Soitec, the company  billed as San Diego’s solar manufacturing success story, is laying off about 100 workers at its Rancho Bernardo plant.

The French semiconductor company announced Monday it had “triggered a first batch of cost-cutting actions, freezes or canceling many operating charges and reducing headcount.”

The company has struggled to hold onto crucial contracts that drew it to the region despite a wave of government support, including a $25 million grant from the federal Department of Energy.

Soitec arrived in San Diego in 2011, promising it would hire 450 employees and ramp up quickly with the help of lucrative power contracts with San Diego Gas & Electric and Omaha-based Tenaska Solar Ventures.


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Those deals fell apart last year, leaving the company struggling to chart a path forward within a sector of the solar industry that’s struggled to take off.

The company makes concentrated photovoltaic panels, which are more efficient but require more sunlight than traditional solar equipment. They’re also more expensive, and better suited for large-scale utility company projects than small rooftop installations.

Cheaper photovoltaic panels have been far more successful,and a handful of other companies that produce CPV panels, like Soitec, have struggled.

But not all of those companies received the same red carpet treatment.

When Soitec arrived in San Diego, regional leaders offered state enterprise zone incentives and the city sped up the permitting process for the company. The feds even kicked in the multimillion-dollar grant to expedite factory construction.

At the time, state and local leaders cheered Soitec’s innovative solar product and the high-paying manufacturing jobs the company would bring to the region. Soitec was billed as a shining example that large-scale manufacturing was possible in San Diego.

Now the company will now lose roughly 40 percent of its 250 San Diego employees. It’s looking to significantly reduce its investment in solar too.

In a Monday release, the company said its board of directors had unanimously decided to refocus on its core electronic business.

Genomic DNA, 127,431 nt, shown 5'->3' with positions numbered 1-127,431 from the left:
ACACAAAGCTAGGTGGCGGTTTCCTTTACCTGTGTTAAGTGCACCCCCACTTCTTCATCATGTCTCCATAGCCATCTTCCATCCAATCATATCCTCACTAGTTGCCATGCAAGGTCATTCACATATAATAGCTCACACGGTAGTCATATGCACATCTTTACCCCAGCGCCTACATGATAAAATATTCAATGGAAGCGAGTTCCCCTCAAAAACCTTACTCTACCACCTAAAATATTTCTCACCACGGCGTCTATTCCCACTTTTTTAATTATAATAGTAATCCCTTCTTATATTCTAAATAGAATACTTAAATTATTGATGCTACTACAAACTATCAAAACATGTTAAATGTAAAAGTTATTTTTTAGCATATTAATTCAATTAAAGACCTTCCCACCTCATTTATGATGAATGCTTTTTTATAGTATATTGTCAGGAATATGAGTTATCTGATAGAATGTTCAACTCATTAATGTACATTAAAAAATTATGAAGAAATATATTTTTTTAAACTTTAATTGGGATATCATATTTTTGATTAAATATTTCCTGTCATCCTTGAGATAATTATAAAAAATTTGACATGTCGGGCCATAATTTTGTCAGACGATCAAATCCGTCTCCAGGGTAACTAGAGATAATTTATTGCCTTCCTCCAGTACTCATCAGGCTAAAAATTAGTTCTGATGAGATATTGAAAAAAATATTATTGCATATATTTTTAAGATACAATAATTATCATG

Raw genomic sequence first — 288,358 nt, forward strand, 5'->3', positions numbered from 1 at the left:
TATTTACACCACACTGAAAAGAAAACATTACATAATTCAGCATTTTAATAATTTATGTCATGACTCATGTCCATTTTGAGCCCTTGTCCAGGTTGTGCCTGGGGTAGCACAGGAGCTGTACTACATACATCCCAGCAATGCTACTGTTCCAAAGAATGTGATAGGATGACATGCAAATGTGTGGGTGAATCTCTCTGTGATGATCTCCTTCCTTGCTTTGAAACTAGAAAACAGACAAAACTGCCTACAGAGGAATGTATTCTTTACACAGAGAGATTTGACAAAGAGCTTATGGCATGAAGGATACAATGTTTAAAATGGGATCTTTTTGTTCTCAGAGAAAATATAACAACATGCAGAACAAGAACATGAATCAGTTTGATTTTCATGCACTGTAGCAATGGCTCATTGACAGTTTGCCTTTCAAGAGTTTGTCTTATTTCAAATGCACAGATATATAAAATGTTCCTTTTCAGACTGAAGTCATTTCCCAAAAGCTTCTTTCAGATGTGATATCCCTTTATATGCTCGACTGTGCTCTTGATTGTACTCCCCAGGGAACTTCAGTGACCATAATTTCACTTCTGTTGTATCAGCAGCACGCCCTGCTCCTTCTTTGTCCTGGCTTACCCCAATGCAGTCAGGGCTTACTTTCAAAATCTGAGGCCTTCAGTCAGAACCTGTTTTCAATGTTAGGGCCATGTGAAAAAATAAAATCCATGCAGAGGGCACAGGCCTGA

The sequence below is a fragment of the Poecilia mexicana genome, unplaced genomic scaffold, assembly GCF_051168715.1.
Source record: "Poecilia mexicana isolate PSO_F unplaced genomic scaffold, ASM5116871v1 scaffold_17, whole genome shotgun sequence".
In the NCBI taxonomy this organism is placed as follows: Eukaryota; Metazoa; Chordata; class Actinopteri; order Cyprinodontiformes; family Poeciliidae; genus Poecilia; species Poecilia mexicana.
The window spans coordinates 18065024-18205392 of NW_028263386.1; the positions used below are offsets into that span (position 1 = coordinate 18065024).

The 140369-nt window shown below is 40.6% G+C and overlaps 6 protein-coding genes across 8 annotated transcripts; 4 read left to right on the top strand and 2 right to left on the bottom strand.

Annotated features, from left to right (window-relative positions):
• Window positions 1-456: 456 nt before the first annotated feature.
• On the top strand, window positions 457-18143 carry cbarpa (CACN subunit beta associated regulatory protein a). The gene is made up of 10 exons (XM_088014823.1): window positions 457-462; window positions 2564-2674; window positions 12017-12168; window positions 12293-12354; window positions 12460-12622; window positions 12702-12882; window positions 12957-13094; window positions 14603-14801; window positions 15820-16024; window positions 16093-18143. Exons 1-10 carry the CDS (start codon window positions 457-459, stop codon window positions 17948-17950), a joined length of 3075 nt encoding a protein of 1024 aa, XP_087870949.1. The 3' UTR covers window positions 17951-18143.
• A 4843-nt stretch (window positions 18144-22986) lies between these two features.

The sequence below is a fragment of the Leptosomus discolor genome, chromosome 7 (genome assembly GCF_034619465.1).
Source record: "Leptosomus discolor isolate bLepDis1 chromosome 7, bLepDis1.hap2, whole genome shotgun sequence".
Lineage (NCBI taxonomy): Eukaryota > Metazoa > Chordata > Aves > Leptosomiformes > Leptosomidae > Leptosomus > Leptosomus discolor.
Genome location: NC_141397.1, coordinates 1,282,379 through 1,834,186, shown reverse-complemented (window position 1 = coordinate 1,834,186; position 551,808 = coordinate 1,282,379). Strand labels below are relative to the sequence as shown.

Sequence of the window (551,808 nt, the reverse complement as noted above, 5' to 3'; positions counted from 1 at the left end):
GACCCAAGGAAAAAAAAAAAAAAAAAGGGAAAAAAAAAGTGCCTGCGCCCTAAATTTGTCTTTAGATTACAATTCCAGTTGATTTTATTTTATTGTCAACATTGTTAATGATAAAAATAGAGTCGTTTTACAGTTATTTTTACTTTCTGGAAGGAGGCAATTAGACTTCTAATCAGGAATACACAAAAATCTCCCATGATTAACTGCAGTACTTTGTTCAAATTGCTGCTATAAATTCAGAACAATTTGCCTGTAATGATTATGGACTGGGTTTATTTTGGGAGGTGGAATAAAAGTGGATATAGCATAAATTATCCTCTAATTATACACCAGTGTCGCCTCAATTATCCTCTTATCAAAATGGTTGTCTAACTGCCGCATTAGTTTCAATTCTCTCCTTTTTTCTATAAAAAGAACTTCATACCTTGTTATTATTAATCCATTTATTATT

That doesn’t bode well for the San Diego plant’s future. It’s the French company’s solar manufacturing headquarters.

Now Soitec’s remaining San Diego employees and its planned projects in Boulevard, where the company had hoped to build large solar installations that would’ve helped it compete for future power contracts in the region, face an uncertain future.

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    Written by Lisa Halverstadt

    Lisa Halverstadt is a reporter at Voice of San Diego. Know of something she should check out? You can contact her directly at lisa@vosd.org or 619.325.0528.

    3 comments
    Chris Glenn
    Chris Glenn subscriber

    Citbank is also in the process of selling 4% of their branch locations, including some in San Diego County.  The one I visited this week to empty a safe deposit box was well maintained. Employees, including a 20 year veteran are all being dismissed.

    Bob Spaulding
    Bob Spaulding subscribermember

    This appears to be another example of governments--at all levels--deciding where taxpayers' money should go instead of allowing the taxpayer/consumer to decide.

    First the federal government ponies up a $25 million gift to promote a solar power company, convinced of its grandiose future and numerous jobs.  Then the state chips in enterprise zone incentives, another taxpayer giveaway via forgone income taxes.  Then San Diego fast tracks the zoning and perhaps gives other breaks, an implicit subsidy. 

    All this to satisfy the environmental alarmists and government-knows-best types who claim government can create jobs.  Here's a question for them:  If taxpayers had kept the above money that was apparently wasted (was any product or service produced?) what would those taxpayer/consumers have done with the money?  Spent it or saved it.  Which would have produced goods and services that were desired.  And jobs, the kind that last.

    David Cohen
    David Cohen subscriber

    @Bob Spaulding 


    Just following the Texas model for adding jobs conservatarians tout as the wave of the future.  Of course it isn't.